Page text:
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Interview with Prof Er on the clinical utility of comprehensive biomarker testing

Mélanie Moxhet

May 24, 2021


Dr Er is Professor of Internal Medicine and Medical Oncology and Head of Department of Medical Oncology at Acıbadem University Medical Faculty in Istanbul. As a medical oncology specialist, she diagnoses and treats solid tumors in adults using chemotherapy, immunotherapy, hormone therapy and targeted therapy. She is delighted that precision medicine has progressed rapidly during her medical practice. During this interview, she will tell you more about this approach to patient care that allows her to select treatments that are most likely to help her patients based on a genetic understanding of their disease.

OncoDNA: Good morning, Prof Er. As a medical oncologist, could you please explain how genomics supports your daily work?

Prof Er: In my daily routine I see many patients with different types of diagnosis. Lung cancer, more particularly, is very common among men and women. As medical oncologists, you need to perform molecular tests on tumor biopsies to guide your treatment decisions. Running these tests is expensive and time consuming.

OncoDNA: Have you found a solution to cope with these disadvantages?

Prof Er: In some newly diagnosed metastatic nonsmall cell lung cancers, the amount of tissue is limited because the biopsy material is very small. If you want to perform a test it is fine, but when you need to run more than one test, it becomes a problem. For most cancers, every day there is a new biomarker or a new actionable mutation that you should test. Starting with PDL-1 we need to test EGFR, ALK, ROS, BRAF NOW ALSO KRAS, MET, RET, HER2 are included in actionable mutations in nonsmall cell lung cancer. MSI, NTRK, FGFR and many others for most of the malignancies are also required. So the solution here is to run all the tests together, meaning combining NGS with IHC to analyze protein expression and RNA expression.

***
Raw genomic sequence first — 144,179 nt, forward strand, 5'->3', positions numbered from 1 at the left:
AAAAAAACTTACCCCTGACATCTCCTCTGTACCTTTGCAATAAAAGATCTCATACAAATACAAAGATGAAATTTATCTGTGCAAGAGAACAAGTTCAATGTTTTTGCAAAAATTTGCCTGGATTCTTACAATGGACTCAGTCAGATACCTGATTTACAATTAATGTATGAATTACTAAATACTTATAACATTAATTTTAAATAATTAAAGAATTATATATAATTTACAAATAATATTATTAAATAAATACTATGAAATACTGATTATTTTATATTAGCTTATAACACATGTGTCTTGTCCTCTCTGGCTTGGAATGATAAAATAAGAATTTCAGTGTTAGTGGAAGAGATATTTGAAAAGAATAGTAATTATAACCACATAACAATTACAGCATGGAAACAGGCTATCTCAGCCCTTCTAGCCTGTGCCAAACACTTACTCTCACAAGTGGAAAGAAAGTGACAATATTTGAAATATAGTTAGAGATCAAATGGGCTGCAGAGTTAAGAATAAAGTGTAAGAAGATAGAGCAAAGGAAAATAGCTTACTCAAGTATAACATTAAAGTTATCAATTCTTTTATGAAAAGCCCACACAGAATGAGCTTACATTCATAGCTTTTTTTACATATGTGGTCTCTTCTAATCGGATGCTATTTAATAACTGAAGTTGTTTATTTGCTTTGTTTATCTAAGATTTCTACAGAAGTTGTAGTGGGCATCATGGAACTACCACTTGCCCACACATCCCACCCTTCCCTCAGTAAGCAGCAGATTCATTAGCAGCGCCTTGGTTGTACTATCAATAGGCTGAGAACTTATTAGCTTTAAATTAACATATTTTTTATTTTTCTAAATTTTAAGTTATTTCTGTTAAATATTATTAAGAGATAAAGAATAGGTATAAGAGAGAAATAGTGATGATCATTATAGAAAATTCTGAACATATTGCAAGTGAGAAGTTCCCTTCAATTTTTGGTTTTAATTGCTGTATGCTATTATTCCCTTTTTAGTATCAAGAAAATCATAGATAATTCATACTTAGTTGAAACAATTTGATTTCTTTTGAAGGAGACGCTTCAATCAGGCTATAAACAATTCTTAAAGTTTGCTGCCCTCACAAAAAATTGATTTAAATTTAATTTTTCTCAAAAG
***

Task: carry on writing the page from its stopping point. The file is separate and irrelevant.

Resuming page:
OncoDNA: What is the added value of running DNA, RNA and protein biomarker tests in parallel?

Prof Er: It is very important to use the comprehensive genomic profiling for most cancers and many other tumor types such as sarcomas to save time and money. This wide panel solution also helps to determine the best optimal treatment options for a patient. Additionally, multigene sequencing acts as a tool to screen patients eligible for clinical trials and to accelerate drug development, and prospectively capture the data that could further inform how to optimise the use of this technology.

OncoDNA: Have you noticed any difference in the way your patients’ outcome since the integration of comprehensive biomarker testing in your clinical practice?

Prof Er: Let me give you one example, the example of a young female patient diagnosed with metastatic nonsmall cell lung cancer. At first, we had tested for PDL1, EGFR, ALK and ROS. All the biomarkers were negative, so we started chemotherapy. During treatment, I recommended to my patient to undergo a comprehensive genomic profiling. It resulted that the patient was living with a HER2-mutant cancer. It gave her another treatment option than chemotherapy. We started the treatment and the patient responded very well. Thanks to comprehensive testing, the patient obtained a different treatment option which led to a longer survival.